2007 Anaba Coriol RedI continue my quest to track down balanced, complex, traditionally-proportioned, terroir-expressive New World wines, and in that context (or in any other context, really) I'm very happy to have come across the 2007 Anaba Coriol Red Sonoma County.

Made from 38% grenache, 27% mourvedre, 25% petite sirah, and 10% counoise, this Chateauneuf / Provencal-ish blend is rich and spicy, but it's also nicely proportioned, refreshing, and detailed. The nose shows concentrated dark fruit, dried herbs, black pepper, and a hint of citrus peel. I'm extremely pleased by its balance and presence at midpalate and surprised by just how much lift this has. It does show a touch of alcoholic heat, but only a touch, so that's but a small ding. This has the acidity and the balance to age nicely at least in the short term, and possibly longer.

I want to underscore the great lift this wine has, for as it turns out, the wine was aged for 21 months in 50% new French oak barrels. Winemaker Jennifer Marion must know what she's doing, for the wine is not at all glossy or laden with the cocoa or vanilla characteristics I typically find in wines that have this level of new oak. Instead, the nicely integrated herb, pepper, and citrus characteristics shine through.

I can't say that this is terroir-expressive per se, as it's sourced from a range of vineyards — the grenache was sourced from the Landa Vineyard just east of Healdsburg, which is a warm site, while the other grapes were sourced from cooler vineyards in the northwest part of Sonoma. On the other hand, I can say that the wine is just plain expressive and that it delivers balance, complexity, and plenty of character for about $30, which by artisan California winery standards seems pretty darn good to me.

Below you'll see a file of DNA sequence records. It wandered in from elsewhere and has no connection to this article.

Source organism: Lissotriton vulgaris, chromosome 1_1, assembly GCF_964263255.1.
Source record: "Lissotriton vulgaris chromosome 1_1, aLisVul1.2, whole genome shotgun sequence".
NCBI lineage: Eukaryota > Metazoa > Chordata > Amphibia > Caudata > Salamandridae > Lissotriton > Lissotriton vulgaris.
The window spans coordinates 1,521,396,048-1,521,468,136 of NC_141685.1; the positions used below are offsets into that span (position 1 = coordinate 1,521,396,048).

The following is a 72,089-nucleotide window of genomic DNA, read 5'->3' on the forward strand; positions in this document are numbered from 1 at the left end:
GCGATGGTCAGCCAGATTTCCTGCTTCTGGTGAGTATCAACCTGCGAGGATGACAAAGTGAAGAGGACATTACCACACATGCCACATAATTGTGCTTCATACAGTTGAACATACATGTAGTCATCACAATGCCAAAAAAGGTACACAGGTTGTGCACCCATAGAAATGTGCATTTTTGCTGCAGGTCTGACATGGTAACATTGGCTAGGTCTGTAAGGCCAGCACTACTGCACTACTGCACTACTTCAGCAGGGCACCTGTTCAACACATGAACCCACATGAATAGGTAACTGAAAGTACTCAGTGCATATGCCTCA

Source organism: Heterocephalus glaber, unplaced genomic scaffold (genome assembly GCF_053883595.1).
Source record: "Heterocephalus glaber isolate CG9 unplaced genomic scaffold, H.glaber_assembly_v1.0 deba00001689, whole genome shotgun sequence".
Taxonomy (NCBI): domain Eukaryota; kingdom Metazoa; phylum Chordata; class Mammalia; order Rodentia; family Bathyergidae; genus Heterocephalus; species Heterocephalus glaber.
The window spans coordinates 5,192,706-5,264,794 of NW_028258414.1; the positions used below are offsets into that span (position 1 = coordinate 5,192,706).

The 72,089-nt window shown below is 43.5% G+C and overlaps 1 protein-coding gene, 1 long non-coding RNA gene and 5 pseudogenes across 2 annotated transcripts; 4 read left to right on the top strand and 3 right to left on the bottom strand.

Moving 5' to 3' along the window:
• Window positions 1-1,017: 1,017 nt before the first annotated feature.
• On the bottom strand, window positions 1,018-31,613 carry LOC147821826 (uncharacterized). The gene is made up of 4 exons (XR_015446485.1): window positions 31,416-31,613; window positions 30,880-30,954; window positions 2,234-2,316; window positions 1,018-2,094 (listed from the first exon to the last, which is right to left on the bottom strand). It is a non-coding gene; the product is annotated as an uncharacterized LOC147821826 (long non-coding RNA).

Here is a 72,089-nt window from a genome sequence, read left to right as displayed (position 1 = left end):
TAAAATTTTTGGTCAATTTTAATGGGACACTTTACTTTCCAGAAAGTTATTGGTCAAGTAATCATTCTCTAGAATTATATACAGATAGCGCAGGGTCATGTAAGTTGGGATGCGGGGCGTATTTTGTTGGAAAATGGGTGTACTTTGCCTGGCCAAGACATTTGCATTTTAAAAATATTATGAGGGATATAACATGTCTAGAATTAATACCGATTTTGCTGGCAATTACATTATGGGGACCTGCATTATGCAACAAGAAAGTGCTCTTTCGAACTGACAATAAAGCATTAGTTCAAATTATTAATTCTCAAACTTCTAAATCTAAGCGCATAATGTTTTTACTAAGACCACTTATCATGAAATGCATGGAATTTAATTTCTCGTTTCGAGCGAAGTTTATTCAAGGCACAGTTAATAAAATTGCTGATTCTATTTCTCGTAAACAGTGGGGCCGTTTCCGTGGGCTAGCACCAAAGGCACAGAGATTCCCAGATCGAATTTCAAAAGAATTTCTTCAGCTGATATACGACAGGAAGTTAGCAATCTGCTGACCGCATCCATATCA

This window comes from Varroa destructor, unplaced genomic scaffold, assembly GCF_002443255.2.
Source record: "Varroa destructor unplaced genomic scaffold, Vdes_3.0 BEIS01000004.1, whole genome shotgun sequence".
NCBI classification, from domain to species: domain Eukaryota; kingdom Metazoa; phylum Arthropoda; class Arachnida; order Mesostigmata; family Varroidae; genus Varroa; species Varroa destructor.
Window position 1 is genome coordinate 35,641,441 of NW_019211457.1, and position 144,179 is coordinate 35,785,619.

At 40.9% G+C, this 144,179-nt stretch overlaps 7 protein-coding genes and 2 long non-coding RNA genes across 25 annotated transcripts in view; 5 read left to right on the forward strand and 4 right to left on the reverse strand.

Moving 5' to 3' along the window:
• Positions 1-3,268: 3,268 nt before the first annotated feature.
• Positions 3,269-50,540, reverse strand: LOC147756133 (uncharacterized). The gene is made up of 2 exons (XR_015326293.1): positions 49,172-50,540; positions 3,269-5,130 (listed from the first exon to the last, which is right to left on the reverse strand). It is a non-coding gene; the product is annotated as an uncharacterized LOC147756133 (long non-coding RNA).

Saturday, February 13, 2010

Two Sparklers From Argyle

Argyle 2002 BrutDundee Hills producer Argyle makes a range of still wines but they are best known for their sparkling wines. Partly that's because few Oregon producers make sparkling wine, but Argyle's also receive a lot of acclaim of the "why-drink-Champagne-when-at-this-price" type as well as high scores in rags like the Spectre [sic].

The first thing Argyle does after pressing is store the juice at a cold temperature so it "settles" without fermenting. After a few weeks, they then innoculate with a proprietary yeast, achieve at least partial malo, age the fermented juice on its lees in barrique for at least three years, and add what tastes to me like a fairly standard level of dosage. The result, as far as my palate is concerned, is solid, consumer-friendly sparkling wine that is complete and satisfying. The wines are tasty and fairly priced, but while the two bottles I tried each had a story to tell, the story is about the vintage more than the terroir, which seems to be obscured.

2002 Argyle Brut
At Argyle, the vintage decides the blend (all their sparklers are vintage dated) and in 2002 the wine is 75% chardonnay and 25% pinot noir. This verges toward the austere, in a good way, like some Loire brut chenin that I've had. It showed a touch of heat when first opened, but that dissipated, and I got herbs and yeast on the nose. The mousse shows nice texture, and then there are herbs and citrus and pear on the firm, linear, well-structured finish. I was hoping that after 7 years this would show complexity or perhaps a mushroomy aspect, but it was not to be. This was satisfying nevertheless.

2005 Argyle Brut
Here the blend flips to 65% pinot noir and 35% chardonnay. On the nose, subtle hints of yeast march in lockstep with red fruit aromas. The palate is generous but still dry (RS clocks in at 1.2%), with a fine mousse and nice layers of strawberries, apples, pear, and dry stone. The acidity is nicely energetic, and the wine paired well with a peppery, fennel-laced vegetable soup.

I can't decide if I prefer the 2005's more generous texture or the 2002's relative austerity. I'm happy with both. Still, I would have liked to have seen greater depth and more of that Dundee Hills minerality. As I said, the wines are fairly priced at $25, but if I can find deeper and more terroir-expressive Cava and Loire sparklers at a slightly lower price — and I can — I'm in no hurry to return to Argyle's lineup.